We’re pleased to announce that following an open call for research and altmetrics project proposals, generously supported by Thomson Reuters, researchers Zohreh Zahedi (Leiden University), Rodrigo Costas (Leiden University), and Martin Fenner (PLOS) have been selected to receive the funding for their research project, which will examine and compare the differences and consistency of altmetrics data across the different commercial and non-commercial providers.
This was selected as the winning application by the organising committee of the conference (Martin Fenner was on this committee but not involved in this discussion). The committee felt that out of all the applications this one offered the most in terms of potential practical application, and usefulness to the wider community. Zohreh and her colleagues have contributed this description of what their work will aim to encompass:
How consistent are altmetrics data providers?
The recent emergence of “altmetrics” is opening the possibility of novel ways of exploring and informing the reception of scholarly outputs by broader audiences, particularly audiences beyond the more scholarly ones (Priem, et al., 2010). Several altmetric data providers and aggregators have appeared during the recent years. However, the quality and consistency of the altmetric data by these providers are still not clear, and at this moment they still need careful systematic analysis. Recent research has observed that similar metrics differ across different altmetrics providers due to differences in collection times, data sources and collection methods (Chamberlain, 2013; Zahedi, Fenner & Costas, 2014). Hence, an extensive assessment of the quality, reliability and consistency of the altmetrics tools and their data is absolutely crucial (Wouters & Costas, 2012).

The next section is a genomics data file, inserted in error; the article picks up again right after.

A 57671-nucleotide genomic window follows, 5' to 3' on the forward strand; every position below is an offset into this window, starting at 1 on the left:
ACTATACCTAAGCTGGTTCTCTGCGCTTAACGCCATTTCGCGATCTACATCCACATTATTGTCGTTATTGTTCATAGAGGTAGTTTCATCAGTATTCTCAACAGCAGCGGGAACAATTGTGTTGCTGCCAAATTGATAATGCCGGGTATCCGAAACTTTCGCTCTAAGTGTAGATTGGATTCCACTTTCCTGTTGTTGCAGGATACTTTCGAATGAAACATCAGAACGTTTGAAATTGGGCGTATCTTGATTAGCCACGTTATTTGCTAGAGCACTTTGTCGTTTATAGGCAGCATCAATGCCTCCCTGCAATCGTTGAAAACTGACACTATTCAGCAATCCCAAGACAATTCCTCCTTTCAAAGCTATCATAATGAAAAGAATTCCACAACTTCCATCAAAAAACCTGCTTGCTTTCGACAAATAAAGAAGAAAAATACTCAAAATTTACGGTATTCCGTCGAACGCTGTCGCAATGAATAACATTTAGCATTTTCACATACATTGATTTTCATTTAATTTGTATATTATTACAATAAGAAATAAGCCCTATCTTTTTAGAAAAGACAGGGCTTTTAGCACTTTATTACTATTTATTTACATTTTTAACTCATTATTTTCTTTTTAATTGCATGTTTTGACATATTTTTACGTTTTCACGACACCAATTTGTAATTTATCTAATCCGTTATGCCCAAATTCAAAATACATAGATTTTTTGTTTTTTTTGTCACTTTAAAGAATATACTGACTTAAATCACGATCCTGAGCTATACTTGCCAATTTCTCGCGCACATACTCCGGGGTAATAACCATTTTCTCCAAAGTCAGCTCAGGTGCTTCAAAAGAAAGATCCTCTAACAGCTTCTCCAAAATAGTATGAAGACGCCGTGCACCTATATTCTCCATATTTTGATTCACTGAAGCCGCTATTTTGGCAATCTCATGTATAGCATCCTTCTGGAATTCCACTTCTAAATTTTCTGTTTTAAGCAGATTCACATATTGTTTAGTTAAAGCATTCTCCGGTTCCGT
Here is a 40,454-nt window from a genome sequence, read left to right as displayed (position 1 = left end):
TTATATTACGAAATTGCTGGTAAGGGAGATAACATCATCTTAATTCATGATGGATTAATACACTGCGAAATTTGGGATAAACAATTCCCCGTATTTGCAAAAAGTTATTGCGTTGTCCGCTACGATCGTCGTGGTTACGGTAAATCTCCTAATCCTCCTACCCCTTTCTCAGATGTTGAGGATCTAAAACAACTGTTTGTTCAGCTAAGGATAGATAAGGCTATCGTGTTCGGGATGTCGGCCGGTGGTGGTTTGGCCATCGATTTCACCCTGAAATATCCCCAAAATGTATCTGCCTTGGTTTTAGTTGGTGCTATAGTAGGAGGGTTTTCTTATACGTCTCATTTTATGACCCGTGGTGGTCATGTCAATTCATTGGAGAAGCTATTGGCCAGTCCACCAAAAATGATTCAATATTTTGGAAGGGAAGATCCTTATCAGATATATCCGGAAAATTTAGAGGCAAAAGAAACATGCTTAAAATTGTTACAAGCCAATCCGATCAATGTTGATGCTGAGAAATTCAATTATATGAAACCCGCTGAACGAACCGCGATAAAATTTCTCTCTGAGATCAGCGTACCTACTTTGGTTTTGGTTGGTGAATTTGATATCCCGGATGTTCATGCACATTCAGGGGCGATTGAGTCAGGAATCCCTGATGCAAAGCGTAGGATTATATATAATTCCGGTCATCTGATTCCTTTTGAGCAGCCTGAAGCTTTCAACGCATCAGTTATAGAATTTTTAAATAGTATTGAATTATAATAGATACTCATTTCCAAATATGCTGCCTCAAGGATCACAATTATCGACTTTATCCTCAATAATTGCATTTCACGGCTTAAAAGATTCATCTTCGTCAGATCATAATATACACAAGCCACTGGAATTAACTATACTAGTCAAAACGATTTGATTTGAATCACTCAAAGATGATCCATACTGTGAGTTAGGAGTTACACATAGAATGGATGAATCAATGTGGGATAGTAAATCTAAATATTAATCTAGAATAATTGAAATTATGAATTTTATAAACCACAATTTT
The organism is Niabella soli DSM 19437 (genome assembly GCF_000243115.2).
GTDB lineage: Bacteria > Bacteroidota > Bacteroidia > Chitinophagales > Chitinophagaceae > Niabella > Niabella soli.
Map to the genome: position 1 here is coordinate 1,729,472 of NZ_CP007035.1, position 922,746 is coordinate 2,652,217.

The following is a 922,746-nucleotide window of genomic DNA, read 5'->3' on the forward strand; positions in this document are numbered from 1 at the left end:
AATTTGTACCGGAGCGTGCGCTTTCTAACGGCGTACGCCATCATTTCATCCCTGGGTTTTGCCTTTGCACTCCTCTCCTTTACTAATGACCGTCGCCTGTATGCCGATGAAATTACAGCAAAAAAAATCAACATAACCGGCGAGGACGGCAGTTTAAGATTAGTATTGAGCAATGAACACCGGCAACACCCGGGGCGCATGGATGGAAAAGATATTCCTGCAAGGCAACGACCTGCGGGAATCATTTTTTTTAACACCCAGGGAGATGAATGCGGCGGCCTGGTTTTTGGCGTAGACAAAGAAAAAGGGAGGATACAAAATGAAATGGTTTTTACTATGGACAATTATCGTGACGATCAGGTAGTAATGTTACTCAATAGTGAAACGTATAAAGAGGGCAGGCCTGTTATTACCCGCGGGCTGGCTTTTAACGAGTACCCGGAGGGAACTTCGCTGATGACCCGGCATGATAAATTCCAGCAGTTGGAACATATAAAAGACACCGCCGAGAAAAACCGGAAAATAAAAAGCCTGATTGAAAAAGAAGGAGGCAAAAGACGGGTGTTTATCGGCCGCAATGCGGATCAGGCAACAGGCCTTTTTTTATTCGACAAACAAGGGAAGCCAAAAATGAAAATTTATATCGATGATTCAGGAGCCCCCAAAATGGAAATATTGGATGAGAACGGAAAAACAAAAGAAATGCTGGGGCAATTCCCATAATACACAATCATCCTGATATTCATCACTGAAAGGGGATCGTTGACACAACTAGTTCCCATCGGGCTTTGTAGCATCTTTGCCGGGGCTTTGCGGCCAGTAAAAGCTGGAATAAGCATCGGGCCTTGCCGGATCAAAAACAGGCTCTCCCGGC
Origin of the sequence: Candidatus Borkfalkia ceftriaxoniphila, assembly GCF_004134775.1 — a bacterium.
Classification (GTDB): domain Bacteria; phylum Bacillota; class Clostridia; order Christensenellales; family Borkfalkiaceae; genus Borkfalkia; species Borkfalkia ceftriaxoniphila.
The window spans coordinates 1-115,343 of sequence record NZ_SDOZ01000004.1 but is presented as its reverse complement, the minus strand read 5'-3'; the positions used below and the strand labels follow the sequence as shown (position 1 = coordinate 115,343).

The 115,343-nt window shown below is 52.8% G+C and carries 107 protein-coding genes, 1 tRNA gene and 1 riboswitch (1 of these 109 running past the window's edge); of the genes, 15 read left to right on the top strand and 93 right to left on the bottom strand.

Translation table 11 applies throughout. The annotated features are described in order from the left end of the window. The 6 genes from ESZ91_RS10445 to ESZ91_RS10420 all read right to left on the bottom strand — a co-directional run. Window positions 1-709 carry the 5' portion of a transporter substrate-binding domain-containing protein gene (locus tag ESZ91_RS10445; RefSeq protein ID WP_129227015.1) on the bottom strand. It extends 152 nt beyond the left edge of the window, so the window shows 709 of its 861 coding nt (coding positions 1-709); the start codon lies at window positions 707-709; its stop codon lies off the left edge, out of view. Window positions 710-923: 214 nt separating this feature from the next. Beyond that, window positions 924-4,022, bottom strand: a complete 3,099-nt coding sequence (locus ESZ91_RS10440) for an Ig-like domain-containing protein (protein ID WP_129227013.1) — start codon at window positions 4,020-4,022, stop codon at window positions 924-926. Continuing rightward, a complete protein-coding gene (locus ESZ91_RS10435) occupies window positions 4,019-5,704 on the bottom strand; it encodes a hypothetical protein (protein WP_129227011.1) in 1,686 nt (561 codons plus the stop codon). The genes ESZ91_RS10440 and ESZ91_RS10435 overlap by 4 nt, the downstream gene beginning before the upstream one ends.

Data quality behind the metrics is necessary
The reliability and validity of any new indicator is of course dependent on the quality of the data collected and used for its calculation. Thus, an important challenge of these new altmetric providers is related with their transparency, reliability and openness regarding their data. Our main motivation in this project is to investigate in detail the data extracted from different providers, particularly by studying their distinctive technical features and how their APIs work in extracting and collecting altmetric data for the same set of publications. Thus, this project will focus on testing the accuracy and quality of the data available by a set of different altmetric providers. This knowledge will help to understand better the potential metrics obtained through them, to discover their main differences and characteristics and to inform which providers are more useful and reliable for providing different types of metrics and data.
Consistency of Altmetric data providers
In order to test the consistency and differences of the data obtained by the different providers, in this project we will extend our analysis to a broad set of altmetric data providers, including: Altmetric.com (www.altmetric.com), Mendeley (www.mendeley.com/), Lagotto (https://github.com/articlemetrics/lagotto, open source software used by PLOS, CrossRef Labs and others) and Plum Analytics (www.plumanalytics.com/). A dataset of publications will be collected and we will technically explore the altmetric data extracted for this same set of publications. Data will be extracted at exactly the same date and time. Complementary to our technical analysis, the views of the different altmetric providers will be also considered in order to discuss the potential differences and inconsistencies that might arise during the analysis. Thus, it will be possible to report the reasons for any potential inconsistencies and also a discussion on their possible solutions.
The results of this project will provide critical information on the different ways used by the different altmetric data providers in extracting metrics via different data sources. It will also contribute to understand better the analytical opportunities that these new data can provide and to consider what issues should be taken into account when working with metrics from different providers. The project also expects to provide a valuable benchmark for quality assessment of altmetric sources for future studies. Most of the outcomes are expected to be presented in several scientific publications and international conferences. Moreover, this project is really dependent on the support and assistance by the various altmetric providers, so we ask for your help!
We highly appreciate and acknowledge the Thomson Reuters funding proposal award for giving us this opportunity of exploring this idea in more depth.